The vote to leave the European Union was a stark reminder that Labour’s political elites are losing touch with the working class communities the party was founded to represent.
Despite the party urging otherwise, the majority of Labour’s heartlands – Britain’s neglected former industrial towns – voted to leave the EU. In many of those places, Labour’s support base has been in decline for some time.
There are many explanations for this existential threat to the Labour party. Labour’s inability to address concerns on migration. The impact of the changing economy. The widening chasm in opportunity between towns and cities. But the reason we talk about least is perhaps the most important: our voters aren’t just giving up on us, they are giving up on politics altogether.
As part of the Fabian Society’s project on democratic reform, I’ve spent some time conducting focus groups with Labour voters and Labour “considerers” in seats that Labour must either hold or win if it is to ever form a government. At the start of each group, I asked participants to draw the first thing that came in to their mind when thinking about politics and politicians. The resulting images should be of serious concern.
The Labour voters in the focus groups were perhaps the most scathing. Politics is “men in suits arguing and snoozing”, and all about “backhanders”. Politicians “don’t know what goes on in the real world”, and “you only see them when you are ready to vote”. Labour considerers reinforced this sense of disconnection, arguing politicians “are above everyone else” or “not like us”.
These conversations bring to life wider trends in UK politics. Both voter turnout and trust in politics and government have been declining for more than 50 years. And, the recent Hansard Society audit of political engagement revealed that only a third of the public think the system by which Britain is governed works well – with those living furthest from Westminster most likely to be dissatisfied.
As people involved in political activism, we know that most politicians are decent and hard working. The level of anger towards people who have devoted their lives to public service can be hard to compute. But unless we try and understand the problem, our voters will continue to desert us, and Britain’s democratic decline will quicken its pace. We must start talking seriously about democratic reform.
Over the last six months, the Fabian Society has been trying to start that conversation. As well as the focus groups, we’ve conducted consultation meetings around the country and we’ve launched an online discussion forum where hundreds of people have been debating solutions to our current political malaise.
The diagnosis from voters and activists alike seems clear. First, we must make the mechanics of our democracy more open and participatory. That means steps like automatic voter registration, and a greater use of new technologies to make it easier to vote. This should include online voting, when it is proven to be safe and secure.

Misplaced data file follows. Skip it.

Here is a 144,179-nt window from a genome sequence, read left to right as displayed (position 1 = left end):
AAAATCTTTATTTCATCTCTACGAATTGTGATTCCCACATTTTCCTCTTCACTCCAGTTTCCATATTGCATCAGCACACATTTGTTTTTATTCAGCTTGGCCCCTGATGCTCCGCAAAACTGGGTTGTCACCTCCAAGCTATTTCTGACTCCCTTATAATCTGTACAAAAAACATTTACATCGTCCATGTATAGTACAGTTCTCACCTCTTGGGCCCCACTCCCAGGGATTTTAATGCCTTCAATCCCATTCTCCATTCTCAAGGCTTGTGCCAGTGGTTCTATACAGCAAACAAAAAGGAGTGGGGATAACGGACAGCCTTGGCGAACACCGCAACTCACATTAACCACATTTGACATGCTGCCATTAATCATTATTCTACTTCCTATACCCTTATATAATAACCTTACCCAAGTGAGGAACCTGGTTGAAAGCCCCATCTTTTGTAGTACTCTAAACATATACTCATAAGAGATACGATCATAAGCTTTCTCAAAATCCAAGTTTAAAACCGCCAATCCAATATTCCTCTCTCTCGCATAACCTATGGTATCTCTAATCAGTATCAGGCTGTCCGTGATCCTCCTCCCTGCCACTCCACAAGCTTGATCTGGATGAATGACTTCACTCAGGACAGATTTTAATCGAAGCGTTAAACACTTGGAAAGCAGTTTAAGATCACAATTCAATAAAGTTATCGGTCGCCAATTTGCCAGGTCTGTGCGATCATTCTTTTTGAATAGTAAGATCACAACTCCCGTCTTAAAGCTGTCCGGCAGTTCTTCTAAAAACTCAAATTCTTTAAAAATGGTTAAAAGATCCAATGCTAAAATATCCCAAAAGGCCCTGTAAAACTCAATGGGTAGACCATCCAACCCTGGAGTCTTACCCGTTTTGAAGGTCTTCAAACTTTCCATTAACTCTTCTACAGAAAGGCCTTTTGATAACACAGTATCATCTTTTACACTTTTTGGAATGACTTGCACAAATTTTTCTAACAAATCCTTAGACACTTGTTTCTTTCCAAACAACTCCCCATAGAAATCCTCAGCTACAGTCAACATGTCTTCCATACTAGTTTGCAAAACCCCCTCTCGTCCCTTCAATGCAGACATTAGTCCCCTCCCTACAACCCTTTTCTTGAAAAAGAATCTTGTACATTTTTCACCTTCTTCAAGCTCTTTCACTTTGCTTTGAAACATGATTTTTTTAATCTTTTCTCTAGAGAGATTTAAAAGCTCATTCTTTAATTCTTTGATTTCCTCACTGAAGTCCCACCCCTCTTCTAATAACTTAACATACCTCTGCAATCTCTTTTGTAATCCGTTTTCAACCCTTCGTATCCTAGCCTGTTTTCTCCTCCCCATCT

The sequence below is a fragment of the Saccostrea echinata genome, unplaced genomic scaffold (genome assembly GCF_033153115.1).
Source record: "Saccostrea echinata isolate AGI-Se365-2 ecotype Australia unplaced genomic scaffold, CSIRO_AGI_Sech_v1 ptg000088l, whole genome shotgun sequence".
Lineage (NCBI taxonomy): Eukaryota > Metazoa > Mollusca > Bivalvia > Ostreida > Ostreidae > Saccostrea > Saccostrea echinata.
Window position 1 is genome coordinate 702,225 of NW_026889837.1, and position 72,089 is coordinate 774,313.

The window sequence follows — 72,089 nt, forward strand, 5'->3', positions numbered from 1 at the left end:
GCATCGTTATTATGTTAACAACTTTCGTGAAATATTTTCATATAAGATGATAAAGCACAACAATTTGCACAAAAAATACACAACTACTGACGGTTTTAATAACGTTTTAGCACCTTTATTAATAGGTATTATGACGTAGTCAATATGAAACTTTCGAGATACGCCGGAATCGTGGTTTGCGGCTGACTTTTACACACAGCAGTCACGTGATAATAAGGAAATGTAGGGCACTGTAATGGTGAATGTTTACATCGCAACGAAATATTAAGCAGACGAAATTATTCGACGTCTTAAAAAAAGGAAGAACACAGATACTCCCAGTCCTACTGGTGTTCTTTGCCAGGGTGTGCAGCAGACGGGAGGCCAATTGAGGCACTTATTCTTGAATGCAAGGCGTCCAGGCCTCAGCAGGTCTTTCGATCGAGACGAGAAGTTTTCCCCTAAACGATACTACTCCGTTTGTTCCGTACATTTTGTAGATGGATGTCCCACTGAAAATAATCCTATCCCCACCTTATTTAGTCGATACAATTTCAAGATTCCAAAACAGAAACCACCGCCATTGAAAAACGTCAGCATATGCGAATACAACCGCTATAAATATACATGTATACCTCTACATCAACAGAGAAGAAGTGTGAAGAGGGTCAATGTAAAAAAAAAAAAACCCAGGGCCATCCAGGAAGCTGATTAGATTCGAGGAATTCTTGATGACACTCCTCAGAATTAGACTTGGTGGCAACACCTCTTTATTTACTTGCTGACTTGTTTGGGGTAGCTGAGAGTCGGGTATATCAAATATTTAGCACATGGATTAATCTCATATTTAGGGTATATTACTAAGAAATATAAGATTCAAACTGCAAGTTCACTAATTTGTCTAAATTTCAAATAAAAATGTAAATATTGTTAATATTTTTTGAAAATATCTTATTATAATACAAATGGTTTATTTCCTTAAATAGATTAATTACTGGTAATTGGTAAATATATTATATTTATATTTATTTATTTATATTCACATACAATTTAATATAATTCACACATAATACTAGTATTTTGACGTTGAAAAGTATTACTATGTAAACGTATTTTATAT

We must combat the sense that politics is all about dodgy donors and backroom deals. That means real action on lobbying transparency, and renewed attempts to get cross party agreement on party funding. We cannot allow donors to buy policy or influence in a political party, and that will mean, at some point, making the case for increased state funding.
We also need clearer and more accessible information about politics and politicians, and better political and citizenship education. Too many people feel intimidated by politics, and unaware of how they can get involved. Citizenship education in schools needs overhauling, and we need clearer and more accessible information provided to voters at election time.
Finally, we have to do what we can to ensure every vote cast can make a difference, whilst retaining our important constituency links. We can’t argue against the mantra that “there is no point in voting” when over half the seats in parliament never change hands.
At the end of the summer we are going to publish a new charter for democratic reform, which we hope Labour will adopt moving forward. We’ve got an advisory panel of leading Labour activists helping us, but before we finalise it we also want your ideas. Do you think we need a fairer voting system? Do we need Lords reform? Votes at 16? What about online voting? And how do we solve the impasse on party funding? Please log on to our discussion website and tell us what you think.
For too long, democratic reform has been seen as the niche preoccupation of political geeks and Lib Dem sympathisers. Being a “first past the poster” has become a badge of honour, and any discussion of party funding has been dismissed as an attack on the union link. But not only do these views do a disservice to Labour’s long history of advocating democratic reform, they are also dangerously dismissive of the perilous state of our democracy. It’s time to bring democratic reform back into the mainstream of Labour’s political thought, because it is the people we are in politics to represent who are losing their voice.
Olivia Bailey is research director at the Fabian Society.